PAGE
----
New ideas, opinions have value even if not popular

campus editor

Division among people has grown considerably in recent years, and I think there’s merit to that.  

I feel like in modern times, opposing viewpoints have been looked down upon and demonized on the basis that they’re different than the popular opinion. It’s happened quite a bit, and I suppose there’s something about viewing different perspectives as something to be against is kind of ridiculous. 

Many people – mainly on social media because else would this stuff start – have adopted a bit of an “Us vs. Them” mentality. Anyone who thinks differently regarding an issue is obviously deserving of hate and is primed to be the dartboard of which we should collectively hurl said hate at because they dared to say they preferred the Star Wars prequels over the original trilogy or McDonalds chicken nuggets over Burger King’s. 

This line of thinking, this “they disagree with me, so they are my enemy” type of thought is reductive. It’s regressive. Social media, I’d argue, has only amplified this thinking, and said thinking has bled over into real life. There’s been multiple instances in which people have had horrible slurs and demeaning things said about them because they dared to think outside of the common mindset. 

Frans Johannson, the author behind 2006’s The Medici Effect and 2015’s The Click Moment said, “The best ideas emerge when very different perspectives meet.” This is something that I think about quite a bit now.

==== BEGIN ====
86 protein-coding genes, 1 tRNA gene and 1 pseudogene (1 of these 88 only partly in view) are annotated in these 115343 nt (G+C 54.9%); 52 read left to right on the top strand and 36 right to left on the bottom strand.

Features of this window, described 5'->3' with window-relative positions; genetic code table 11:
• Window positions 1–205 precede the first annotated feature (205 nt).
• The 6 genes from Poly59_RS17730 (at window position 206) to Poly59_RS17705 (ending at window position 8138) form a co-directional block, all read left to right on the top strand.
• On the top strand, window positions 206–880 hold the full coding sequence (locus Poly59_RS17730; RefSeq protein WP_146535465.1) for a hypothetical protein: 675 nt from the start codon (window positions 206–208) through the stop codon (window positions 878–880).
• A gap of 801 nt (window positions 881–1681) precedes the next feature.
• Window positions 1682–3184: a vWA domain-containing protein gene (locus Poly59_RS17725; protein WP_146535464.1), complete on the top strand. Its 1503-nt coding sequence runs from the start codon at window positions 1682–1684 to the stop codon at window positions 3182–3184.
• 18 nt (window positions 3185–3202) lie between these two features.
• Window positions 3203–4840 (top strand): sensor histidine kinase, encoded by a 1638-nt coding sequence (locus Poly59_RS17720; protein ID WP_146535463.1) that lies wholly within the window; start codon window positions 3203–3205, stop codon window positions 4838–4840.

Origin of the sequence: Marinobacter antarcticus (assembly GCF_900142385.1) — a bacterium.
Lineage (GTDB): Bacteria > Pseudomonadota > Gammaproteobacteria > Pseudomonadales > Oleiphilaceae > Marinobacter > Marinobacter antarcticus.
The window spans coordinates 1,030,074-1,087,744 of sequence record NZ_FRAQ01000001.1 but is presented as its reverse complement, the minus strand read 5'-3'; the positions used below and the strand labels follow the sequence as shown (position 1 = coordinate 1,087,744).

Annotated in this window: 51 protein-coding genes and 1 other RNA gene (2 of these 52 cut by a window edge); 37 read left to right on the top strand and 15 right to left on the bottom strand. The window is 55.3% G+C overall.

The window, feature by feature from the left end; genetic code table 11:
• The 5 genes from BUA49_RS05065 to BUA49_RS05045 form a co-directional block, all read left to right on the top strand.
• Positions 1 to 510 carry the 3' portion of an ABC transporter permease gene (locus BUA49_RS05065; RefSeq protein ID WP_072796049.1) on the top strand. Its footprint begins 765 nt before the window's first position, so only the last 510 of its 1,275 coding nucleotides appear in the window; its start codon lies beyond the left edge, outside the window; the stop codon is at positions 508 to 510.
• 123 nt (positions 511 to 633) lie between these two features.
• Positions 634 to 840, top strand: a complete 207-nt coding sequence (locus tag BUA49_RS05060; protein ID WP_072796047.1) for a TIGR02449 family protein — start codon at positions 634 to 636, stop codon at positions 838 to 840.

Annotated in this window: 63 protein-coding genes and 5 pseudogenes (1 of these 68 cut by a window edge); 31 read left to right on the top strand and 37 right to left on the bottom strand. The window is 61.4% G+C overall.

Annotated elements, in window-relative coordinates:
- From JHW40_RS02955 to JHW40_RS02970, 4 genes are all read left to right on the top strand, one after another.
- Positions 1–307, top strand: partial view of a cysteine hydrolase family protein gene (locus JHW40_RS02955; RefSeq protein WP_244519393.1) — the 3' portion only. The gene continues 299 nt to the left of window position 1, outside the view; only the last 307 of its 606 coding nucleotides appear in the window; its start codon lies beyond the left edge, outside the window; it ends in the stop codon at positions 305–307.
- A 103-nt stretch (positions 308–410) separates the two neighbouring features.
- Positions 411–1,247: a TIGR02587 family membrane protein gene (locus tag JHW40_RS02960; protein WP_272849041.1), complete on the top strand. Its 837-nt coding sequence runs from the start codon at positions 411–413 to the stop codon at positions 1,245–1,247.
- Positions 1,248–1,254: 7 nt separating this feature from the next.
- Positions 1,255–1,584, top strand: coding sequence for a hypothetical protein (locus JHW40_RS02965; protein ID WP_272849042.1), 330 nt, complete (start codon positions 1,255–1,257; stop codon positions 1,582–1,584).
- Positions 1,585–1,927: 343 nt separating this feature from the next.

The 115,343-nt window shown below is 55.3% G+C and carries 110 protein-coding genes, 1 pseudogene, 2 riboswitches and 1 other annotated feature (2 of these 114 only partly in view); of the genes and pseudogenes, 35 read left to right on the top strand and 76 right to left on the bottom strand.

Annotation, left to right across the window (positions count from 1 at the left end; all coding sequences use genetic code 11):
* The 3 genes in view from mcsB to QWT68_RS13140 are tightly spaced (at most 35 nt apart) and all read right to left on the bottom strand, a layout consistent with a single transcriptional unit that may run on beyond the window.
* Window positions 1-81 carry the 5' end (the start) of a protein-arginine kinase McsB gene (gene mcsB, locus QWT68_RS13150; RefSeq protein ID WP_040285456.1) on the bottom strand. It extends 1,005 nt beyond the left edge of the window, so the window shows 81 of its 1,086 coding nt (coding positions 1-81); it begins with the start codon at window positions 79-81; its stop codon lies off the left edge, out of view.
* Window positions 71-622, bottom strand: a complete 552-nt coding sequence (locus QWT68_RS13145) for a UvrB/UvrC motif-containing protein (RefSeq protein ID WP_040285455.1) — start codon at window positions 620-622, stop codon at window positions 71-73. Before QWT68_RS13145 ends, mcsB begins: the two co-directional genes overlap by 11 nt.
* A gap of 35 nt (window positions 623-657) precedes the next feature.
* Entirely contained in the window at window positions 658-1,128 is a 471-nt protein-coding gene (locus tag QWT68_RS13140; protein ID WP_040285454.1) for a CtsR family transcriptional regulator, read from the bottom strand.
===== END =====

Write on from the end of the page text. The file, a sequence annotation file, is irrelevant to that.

Ever since I fumbled my way out of senior year as a reclusive B and C student basket case and subsequently fumbled my way into freshman year as a reclusive A and B student basket case plus journalist, many things have allowed me to put my perspective into perspective. 

I’ve spoken with my fair share of people since snagging this reporter gig back in 2022, and I’ve come to appreciate different ideas and perspectives on a broad range of topics, be it DEI-related ideas, ethical use of AI in creative spaces, pay disparities among educators, among others. If you’d like to see those, The Collegian website is never too far away. That’s “The Collegian” and then the “Dot Com” bit. Remember, the extra clicks are always appreciated. 

Shameless plugs aside, learning to be, if not respectful at least tolerable or accepting of others’ worldviews is something that I think be enlightening. It’s something that has allowed me to broaden my personal views in ways I would’ve never thought possible in high school. It’s something I’ve become quite proud of, even though I still have a ton more to learn. 

The act of writing other people’s opinions off is super easy – barely an inconvenience. However, something I’ve been particularly mindful of following since the pandemic is being mindful of taking the easy way out of situations. It’s something that takes discipline for sure, and it’s discipline I’m not entirely sure I have yet, but it’s a goal of mine I’d like to focus on.  

Being open to new ideas and perspectives has been important in helping me better understand who I desire to be. Listening to other people’s views over the last two or so years has been an invaluable experience and has allowed me to reflect on, evaluate and reevaluate my own personal biases and preconceptions about concepts I would’ve never considered.